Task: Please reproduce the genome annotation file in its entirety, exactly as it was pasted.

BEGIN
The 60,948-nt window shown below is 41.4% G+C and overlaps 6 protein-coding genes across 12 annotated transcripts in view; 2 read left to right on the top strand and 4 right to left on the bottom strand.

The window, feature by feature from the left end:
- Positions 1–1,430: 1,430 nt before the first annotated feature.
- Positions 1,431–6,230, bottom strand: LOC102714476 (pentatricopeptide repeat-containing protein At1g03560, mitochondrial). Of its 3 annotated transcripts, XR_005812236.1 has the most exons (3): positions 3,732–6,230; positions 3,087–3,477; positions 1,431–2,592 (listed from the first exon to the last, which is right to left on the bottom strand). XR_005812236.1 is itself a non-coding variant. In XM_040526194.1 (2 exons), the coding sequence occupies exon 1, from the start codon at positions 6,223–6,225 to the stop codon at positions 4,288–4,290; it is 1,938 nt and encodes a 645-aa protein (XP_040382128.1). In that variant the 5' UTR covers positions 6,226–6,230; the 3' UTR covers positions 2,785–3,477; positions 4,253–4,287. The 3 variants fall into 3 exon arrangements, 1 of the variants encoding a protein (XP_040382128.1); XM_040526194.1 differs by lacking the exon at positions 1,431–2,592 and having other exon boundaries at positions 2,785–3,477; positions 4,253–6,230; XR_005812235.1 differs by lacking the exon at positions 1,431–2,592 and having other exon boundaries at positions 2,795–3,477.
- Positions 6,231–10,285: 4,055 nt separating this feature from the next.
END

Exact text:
The 60,948-nt window shown below is 41.4% G+C and overlaps 6 protein-coding genes across 12 annotated transcripts in view; 2 read left to right on the top strand and 4 right to left on the bottom strand.

The window, feature by feature from the left end:
- Positions 1–1,430: 1,430 nt before the first annotated feature.
- Positions 1,431–6,230, bottom strand: LOC102714476 (pentatricopeptide repeat-containing protein At1g03560, mitochondrial). Of its 3 annotated transcripts, XR_005812236.1 has the most exons (3): positions 3,732–6,230; positions 3,087–3,477; positions 1,431–2,592 (listed from the first exon to the last, which is right to left on the bottom strand). XR_005812236.1 is itself a non-coding variant. In XM_040526194.1 (2 exons), the coding sequence occupies exon 1, from the start codon at positions 6,223–6,225 to the stop codon at positions 4,288–4,290; it is 1,938 nt and encodes a 645-aa protein (XP_040382128.1). In that variant the 5' UTR covers positions 6,226–6,230; the 3' UTR covers positions 2,785–3,477; positions 4,253–4,287. The 3 variants fall into 3 exon arrangements, 1 of the variants encoding a protein (XP_040382128.1); XM_040526194.1 differs by lacking the exon at positions 1,431–2,592 and having other exon boundaries at positions 2,785–3,477; positions 4,253–6,230; XR_005812235.1 differs by lacking the exon at positions 1,431–2,592 and having other exon boundaries at positions 2,795–3,477.
- Positions 6,231–10,285: 4,055 nt separating this feature from the next.